Spanning nearly half of the city center, Berlin’s Tiergarten is the easiest park to access from many of the city’s popular tourist attractions. Of course, it has safe, well-maintained (and flat!) trails for walking, running, cycling and roller-skating. Additionally, it is home to some attractions in their own right. The House of World Culture is an event space with striking sculptures and a noteworthy domed design. Schloss Bellevue looks like a little palace; it’s the official home of the German president. And you can’t miss the Victory Column, topped with a bronze sculpture of the Roman goddess of victory. It was constructed after a number of Prussian victories in conflicts during the late 1700s. Yes, you can ascend the Victory Column too!
If our paths cross in Berlin, it will inevitably be at Mauerpark on a Sunday afternoon. When Berlin was divided, there was a viewing platform here that allowed people on the West to look across the wall to the East. Thus, the park’s name, Mauerpark, or “Wall Park”.
Sunday is the best day to visit Mauerpark. I like to enter the park through the flea market on Bernauer Strasse. I’ve picked up some of my favorite wardrobe pieces here, including a cute black-and-white print blazer and mirrored earrings, both made by local designers. After looping through the flea market I like to check out the different food stalls (many of which offer vegetarian options!) and then purchase a beer to take with me to the grassy areas that are packed with street musicians and entertainers. At 3:00 pm, head for the amphitheater to watch Bear Pit Karaoke, where audience members step up the mic, for better or worse.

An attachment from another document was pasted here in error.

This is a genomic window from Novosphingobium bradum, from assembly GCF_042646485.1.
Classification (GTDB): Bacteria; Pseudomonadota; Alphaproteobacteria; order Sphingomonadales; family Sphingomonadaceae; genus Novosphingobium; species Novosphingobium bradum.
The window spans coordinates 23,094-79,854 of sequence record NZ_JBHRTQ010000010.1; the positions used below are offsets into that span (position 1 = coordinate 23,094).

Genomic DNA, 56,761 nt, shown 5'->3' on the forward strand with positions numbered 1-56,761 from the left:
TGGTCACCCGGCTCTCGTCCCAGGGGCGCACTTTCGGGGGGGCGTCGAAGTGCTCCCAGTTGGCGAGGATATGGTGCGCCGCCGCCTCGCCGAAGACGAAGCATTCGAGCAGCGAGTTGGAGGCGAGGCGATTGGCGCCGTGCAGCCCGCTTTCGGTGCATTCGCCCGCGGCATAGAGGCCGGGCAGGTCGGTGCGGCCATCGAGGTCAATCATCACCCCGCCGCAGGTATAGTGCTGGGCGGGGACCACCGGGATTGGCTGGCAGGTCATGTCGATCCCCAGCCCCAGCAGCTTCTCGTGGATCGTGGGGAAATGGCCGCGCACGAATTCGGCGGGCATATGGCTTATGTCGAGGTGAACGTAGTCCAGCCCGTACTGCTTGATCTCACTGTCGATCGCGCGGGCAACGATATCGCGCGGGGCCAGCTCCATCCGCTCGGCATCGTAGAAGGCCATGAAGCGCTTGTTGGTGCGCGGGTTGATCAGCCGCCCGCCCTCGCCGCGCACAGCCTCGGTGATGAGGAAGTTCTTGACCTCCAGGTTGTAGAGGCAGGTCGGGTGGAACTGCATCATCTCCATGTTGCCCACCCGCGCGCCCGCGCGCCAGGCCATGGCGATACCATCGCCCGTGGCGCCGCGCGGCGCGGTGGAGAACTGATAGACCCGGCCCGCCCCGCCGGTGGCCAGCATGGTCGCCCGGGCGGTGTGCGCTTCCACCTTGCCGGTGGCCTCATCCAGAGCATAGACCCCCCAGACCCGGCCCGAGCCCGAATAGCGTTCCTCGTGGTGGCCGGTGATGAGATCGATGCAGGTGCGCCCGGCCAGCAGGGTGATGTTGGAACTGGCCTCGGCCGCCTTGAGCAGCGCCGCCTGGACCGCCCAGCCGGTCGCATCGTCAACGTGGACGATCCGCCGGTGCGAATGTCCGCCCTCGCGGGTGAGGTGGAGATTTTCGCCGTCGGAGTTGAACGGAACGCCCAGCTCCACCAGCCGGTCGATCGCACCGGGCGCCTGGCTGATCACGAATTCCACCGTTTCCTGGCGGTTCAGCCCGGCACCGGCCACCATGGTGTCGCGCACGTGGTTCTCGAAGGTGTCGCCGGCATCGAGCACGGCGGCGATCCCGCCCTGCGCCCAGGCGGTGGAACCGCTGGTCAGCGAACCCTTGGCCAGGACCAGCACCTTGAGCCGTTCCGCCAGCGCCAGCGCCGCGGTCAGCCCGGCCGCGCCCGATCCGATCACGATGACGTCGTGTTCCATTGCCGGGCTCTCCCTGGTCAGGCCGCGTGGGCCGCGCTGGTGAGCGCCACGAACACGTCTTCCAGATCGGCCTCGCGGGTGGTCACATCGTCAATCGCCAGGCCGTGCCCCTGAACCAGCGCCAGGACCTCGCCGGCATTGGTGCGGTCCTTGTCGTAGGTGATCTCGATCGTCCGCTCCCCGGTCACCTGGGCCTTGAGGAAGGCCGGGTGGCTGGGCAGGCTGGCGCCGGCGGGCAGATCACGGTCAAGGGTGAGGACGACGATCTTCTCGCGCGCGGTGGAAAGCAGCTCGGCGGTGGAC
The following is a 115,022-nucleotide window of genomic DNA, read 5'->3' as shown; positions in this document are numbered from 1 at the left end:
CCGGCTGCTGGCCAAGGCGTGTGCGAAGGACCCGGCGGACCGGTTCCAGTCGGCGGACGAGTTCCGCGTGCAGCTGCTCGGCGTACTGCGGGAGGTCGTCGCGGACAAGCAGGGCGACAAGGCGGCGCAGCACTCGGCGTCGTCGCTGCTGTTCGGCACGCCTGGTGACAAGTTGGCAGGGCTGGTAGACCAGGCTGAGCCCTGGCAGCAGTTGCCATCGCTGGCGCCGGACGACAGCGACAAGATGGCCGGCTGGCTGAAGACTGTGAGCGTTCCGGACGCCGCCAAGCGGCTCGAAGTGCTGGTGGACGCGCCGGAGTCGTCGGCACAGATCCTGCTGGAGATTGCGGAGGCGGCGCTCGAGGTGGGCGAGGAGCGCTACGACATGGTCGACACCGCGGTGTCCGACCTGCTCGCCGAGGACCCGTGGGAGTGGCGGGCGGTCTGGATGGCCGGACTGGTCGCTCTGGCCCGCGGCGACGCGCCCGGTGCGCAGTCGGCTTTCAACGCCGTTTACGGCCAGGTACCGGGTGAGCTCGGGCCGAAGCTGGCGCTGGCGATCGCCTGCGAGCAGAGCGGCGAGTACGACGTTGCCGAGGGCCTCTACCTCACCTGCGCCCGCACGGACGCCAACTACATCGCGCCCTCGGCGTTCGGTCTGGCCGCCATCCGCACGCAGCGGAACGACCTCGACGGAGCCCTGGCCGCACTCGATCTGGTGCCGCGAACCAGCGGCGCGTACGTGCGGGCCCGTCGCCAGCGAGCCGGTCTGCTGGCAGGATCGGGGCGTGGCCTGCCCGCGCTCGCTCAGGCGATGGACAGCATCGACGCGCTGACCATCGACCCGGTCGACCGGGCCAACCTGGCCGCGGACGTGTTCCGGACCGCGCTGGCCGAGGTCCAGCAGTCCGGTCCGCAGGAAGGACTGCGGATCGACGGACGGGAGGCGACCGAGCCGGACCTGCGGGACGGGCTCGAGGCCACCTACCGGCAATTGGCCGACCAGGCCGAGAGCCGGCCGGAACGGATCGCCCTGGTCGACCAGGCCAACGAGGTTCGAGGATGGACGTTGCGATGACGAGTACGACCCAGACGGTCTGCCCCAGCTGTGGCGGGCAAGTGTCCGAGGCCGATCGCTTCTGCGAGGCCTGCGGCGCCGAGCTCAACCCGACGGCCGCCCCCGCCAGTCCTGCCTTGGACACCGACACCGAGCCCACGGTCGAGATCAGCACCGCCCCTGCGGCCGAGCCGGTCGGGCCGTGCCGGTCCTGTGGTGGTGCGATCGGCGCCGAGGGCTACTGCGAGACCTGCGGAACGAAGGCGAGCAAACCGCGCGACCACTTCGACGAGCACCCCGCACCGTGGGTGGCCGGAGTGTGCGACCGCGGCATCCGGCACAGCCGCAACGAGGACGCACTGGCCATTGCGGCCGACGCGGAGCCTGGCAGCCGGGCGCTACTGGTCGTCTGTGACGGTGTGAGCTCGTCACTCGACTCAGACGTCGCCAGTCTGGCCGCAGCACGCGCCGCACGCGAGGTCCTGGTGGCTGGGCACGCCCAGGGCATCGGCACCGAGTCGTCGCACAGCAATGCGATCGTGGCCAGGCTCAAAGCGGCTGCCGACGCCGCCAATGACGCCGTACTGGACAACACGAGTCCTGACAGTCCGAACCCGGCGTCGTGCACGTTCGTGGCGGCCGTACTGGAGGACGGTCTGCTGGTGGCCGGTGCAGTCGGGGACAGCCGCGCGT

As you leave, check out the free Berlin Wall Memorial running along Bernauer Strasse. This section of Berlin Wall has been preserved in its original state (unlike the East Side Gallery). Along the way, multilingual signs explain the history and impact of the wall.
24. Spree River
The Spree River flows through Berlin, from Neukoln in the east to the suburb of Spandau in the west. There are so many different ways to take advantage of this waterway. Personally, I love walking long the banks of the Spree, especially in the area around Monbijou Park in Mitte. There are a number of riverfront cafes where you can stop for a meal (or just an aperol spritz) and enjoy the fresh air. Surprisingly, there are also riverfront “beach” clubs, where you can sink your feet into the (imported!) sand, work on your tan and, of course, enjoy a cold glass of beer.
For the full Spree River experience, take one of the city’s many river cruises. If you’ve got a Berlin Card, you can get discounts on most of the cruises, including many of those that operate on the nearby River Havel and sail all the way out to Potsdam.
The Best Things to Do in Berlin: Christmas Exclusive
There’s something magical about visiting Berlin in November and December. That something? Berlin Christmas markets.
25. Berlin Christmas Markets
It doesn’t get much more festive than the Gendarmenmarkt Christmas Market! Surrounded by cathedrals and concert houses, this Christmas market (shown above) attracts more than half a million visitors every year. Sip on a warm mug of Glühwein (German-style mulled wine) while you shop for handmade ornaments, wooden toys, traditional advent calendars and, if you liked that Glühwein, a mug made just for your favorite new drink.
Berlin has several other Christmas markets, including a large one in the suburb of Spandau and a sparkly one (complete with ferris wheel) in front of the Rotes Rathaus (near Alexanderplatz). Typically, German Christmas markets open in late November and close up shortly before or after Christmas Day.